Thanh Truong / Eyewitness News
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HARAHAN, La. -- At a recent job fair for veterans, Charles Krehr, who served eight years in the Marine Corps, was shaking hands and trying to make connections. As he finishes up college, Krehr says his hope is to find a job in human resources. Landing a good job, Krehr says, is difficult.

'It's been a little bit of a nightmare, it's just about exposure, it's trying to get out there and have someone look at your resume look at your skills,' said Krehr.

Conesa King served 14 years in the Navy and was also looking to get a job in human resources or as a business analyst. Like Krehr, she says the job hunt is a tough one. And like Krehr, she didn't initially consider work in technical fields.

'I could get out there and get dirty. If they could give me could training and I could keep all ten of my fingers, I surely would,' said King.

It's the training that King mentioned that companies like the Laitram Corporation say is so crucial. The Harahan-based industrial equipment manufacturer makes products like conveyor belts. At Laitram's Machine Shop division, general manager Hans Ruoss says there's a local shortage of trained workers like machinists and electricians. To help fill its need for skilled labor, Ruoss says, the company has had to look beyond Louisiana to get hire its help.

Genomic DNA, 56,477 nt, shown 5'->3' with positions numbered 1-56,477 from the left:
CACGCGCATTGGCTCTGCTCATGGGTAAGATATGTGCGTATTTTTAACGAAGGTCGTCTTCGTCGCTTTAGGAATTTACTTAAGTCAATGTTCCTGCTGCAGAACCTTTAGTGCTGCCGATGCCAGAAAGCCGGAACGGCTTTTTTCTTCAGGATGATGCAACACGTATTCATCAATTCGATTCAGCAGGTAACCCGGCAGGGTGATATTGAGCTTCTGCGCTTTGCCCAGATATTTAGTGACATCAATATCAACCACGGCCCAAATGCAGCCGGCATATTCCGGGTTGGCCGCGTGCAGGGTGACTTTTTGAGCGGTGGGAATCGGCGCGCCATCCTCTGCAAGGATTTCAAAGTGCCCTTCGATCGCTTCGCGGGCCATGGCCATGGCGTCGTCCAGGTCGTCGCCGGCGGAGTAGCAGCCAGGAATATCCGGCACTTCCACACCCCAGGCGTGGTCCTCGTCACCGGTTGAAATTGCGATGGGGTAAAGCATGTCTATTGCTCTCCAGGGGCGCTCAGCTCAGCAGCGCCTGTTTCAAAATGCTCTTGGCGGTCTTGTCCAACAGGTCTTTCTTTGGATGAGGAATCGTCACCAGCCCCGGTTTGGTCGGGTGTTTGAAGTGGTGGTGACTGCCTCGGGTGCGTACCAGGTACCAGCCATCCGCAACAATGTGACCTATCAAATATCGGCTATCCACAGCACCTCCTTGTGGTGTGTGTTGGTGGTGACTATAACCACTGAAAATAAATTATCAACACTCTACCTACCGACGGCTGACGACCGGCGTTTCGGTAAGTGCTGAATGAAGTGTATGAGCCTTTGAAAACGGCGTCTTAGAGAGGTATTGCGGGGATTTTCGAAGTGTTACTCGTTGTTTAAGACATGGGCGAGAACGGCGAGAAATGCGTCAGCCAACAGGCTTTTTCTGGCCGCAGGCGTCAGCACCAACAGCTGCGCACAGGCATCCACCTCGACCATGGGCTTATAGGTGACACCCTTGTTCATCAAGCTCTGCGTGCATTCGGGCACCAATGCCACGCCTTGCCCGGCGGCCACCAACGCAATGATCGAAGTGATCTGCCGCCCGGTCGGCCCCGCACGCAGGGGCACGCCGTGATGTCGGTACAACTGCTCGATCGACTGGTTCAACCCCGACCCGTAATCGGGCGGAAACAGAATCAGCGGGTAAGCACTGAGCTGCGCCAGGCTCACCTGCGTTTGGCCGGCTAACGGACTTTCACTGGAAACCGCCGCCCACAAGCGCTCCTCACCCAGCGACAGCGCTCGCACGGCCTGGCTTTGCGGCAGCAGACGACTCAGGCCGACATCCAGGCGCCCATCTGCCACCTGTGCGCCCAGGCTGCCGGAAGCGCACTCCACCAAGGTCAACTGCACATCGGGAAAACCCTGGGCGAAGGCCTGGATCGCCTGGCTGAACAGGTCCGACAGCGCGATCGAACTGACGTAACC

'We are a local company, it's frustrating we had to do so but we recently had to recruit outside, go to several other states,' said Ruoss.

Rich Westberry came to Laitram and the New Orleans area two years ago for family reasons. Unlike most job seekers, the experienced machinist had no problem finding work.

'I got down here, gave Laitram a call and about five days later went for an interview and three days later they had a packet for me for an enrollment and I was hired immediately,' said Westberry.

Westberry says if candidates have the right background and training, then there's plenty of work. Ruoss says the average pay at Laitram Machine Shop is $52,000 a year and there's room for advancement.

'There's good money, but you have to work for it,' said Westberry.

Industry insiders say one factor contributing to the shortage is fewer students are going to school eyeing a career as an electrician, a welder or technician.

'The programs were abandoned for whatever reason over the past ten to twenty years,' said Ruoss.

While that interest in such work may be dropping, the need for those workers is not. The Louisiana Workforce Commission estimates nearly 2,500 construction jobs are available right now in the New Orleans area.

To help ensure locals can fill such openings, companies like Laitram are partnering with high schools, Delgado Community College, the University of New Orleans Southeastern Louisiana University. The goal is to infuse interest and money into vocational programs which can produce new, qualified recruits. They will likely have many opportunities. Some estimates predict 12,000-30,000 new technical jobs will be created in the Gulf Coast area over the next decade.

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